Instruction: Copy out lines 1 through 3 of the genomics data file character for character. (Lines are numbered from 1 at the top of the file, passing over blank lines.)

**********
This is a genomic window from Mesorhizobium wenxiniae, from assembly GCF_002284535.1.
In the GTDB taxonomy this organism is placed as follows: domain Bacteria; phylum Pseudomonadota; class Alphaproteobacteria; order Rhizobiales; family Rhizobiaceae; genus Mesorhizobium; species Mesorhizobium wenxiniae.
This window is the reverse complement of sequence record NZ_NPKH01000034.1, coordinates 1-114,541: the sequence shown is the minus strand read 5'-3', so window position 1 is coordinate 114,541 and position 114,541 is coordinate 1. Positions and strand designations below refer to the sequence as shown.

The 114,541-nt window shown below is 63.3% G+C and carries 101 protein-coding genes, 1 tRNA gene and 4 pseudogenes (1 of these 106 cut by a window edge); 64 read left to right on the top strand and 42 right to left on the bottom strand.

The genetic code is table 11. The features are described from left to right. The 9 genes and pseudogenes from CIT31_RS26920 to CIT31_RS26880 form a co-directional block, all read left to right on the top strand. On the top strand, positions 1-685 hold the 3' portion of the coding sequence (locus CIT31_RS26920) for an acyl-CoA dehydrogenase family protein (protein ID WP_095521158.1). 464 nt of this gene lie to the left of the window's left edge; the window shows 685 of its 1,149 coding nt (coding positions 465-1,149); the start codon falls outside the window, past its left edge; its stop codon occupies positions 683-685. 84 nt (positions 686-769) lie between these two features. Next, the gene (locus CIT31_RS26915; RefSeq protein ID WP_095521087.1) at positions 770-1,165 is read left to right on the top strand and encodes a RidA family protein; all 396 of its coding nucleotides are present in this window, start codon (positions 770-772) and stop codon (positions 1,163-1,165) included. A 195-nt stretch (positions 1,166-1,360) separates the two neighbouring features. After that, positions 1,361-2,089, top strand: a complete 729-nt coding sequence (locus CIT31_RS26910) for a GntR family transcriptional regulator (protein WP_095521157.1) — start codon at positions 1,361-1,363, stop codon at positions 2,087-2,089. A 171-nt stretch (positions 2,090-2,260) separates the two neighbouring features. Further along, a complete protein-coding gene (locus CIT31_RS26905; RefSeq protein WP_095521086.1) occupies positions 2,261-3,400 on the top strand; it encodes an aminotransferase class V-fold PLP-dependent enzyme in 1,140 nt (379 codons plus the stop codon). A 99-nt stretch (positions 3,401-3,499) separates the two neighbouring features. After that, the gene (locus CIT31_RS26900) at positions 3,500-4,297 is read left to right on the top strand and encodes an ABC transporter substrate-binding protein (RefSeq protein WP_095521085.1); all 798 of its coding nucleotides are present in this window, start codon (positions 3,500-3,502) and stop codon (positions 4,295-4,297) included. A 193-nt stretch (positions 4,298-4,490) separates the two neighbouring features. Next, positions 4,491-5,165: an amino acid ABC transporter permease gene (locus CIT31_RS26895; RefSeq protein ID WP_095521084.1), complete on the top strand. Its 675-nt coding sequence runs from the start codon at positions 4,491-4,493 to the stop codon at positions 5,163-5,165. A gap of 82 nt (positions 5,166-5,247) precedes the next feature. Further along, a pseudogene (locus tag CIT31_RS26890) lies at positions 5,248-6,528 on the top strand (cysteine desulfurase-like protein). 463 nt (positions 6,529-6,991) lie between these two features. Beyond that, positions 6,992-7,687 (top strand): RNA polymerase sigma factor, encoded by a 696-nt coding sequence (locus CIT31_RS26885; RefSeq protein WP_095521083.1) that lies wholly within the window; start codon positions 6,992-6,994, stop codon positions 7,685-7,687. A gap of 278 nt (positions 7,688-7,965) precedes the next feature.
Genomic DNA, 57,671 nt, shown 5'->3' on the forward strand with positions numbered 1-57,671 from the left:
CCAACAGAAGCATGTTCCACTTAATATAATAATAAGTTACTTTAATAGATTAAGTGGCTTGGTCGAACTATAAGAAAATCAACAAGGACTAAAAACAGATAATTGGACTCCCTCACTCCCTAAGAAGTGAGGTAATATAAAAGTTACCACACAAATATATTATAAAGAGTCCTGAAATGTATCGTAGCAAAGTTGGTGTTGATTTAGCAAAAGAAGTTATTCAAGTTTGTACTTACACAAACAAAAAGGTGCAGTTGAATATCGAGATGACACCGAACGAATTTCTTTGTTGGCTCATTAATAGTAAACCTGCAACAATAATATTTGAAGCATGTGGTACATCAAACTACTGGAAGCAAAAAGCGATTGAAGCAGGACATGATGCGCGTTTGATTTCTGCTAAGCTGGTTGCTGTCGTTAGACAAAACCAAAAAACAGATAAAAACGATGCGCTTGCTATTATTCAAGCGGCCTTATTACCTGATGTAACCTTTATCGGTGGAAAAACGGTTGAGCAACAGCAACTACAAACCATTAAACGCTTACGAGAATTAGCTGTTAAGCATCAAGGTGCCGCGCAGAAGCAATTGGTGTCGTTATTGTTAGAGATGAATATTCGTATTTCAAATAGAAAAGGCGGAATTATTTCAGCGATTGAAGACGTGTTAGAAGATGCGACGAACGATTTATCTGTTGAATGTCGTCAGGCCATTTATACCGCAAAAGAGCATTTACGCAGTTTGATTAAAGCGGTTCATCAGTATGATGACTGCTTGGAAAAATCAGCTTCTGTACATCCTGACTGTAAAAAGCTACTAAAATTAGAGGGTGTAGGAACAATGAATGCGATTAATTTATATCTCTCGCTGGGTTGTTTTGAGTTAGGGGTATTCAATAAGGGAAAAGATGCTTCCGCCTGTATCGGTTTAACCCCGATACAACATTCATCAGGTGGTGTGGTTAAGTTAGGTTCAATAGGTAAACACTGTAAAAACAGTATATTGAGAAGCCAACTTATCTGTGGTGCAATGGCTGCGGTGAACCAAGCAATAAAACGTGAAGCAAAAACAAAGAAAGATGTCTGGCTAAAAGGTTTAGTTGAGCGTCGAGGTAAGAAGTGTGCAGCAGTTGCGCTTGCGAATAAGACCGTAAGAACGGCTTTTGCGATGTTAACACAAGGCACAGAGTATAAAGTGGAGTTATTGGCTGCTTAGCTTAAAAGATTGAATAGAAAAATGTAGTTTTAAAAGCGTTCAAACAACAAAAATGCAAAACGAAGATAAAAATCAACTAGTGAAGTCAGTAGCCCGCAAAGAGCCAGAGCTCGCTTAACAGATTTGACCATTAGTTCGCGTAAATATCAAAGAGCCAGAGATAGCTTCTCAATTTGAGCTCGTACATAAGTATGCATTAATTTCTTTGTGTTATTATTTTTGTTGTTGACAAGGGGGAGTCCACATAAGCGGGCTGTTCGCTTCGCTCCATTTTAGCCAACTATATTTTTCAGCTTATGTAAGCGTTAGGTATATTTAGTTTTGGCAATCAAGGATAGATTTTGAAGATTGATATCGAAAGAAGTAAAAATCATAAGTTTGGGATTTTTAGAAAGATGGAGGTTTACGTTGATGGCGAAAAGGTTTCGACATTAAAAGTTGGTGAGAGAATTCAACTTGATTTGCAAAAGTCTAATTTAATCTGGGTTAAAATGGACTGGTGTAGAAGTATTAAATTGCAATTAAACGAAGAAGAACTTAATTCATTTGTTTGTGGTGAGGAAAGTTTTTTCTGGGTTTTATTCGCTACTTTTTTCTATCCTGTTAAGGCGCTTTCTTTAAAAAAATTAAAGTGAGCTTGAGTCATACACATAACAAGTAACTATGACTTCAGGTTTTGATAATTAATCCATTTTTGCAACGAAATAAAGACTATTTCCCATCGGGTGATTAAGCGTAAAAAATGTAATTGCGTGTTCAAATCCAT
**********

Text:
This is a genomic window from Mesorhizobium wenxiniae, from assembly GCF_002284535.1.
In the GTDB taxonomy this organism is placed as follows: domain Bacteria; phylum Pseudomonadota; class Alphaproteobacteria; order Rhizobiales; family Rhizobiaceae; genus Mesorhizobium; species Mesorhizobium wenxiniae.
This window is the reverse complement of sequence record NZ_NPKH01000034.1, coordinates 1-114,541: the sequence shown is the minus strand read 5'-3', so window position 1 is coordinate 114,541 and position 114,541 is coordinate 1. Positions and strand designations below refer to the sequence as shown.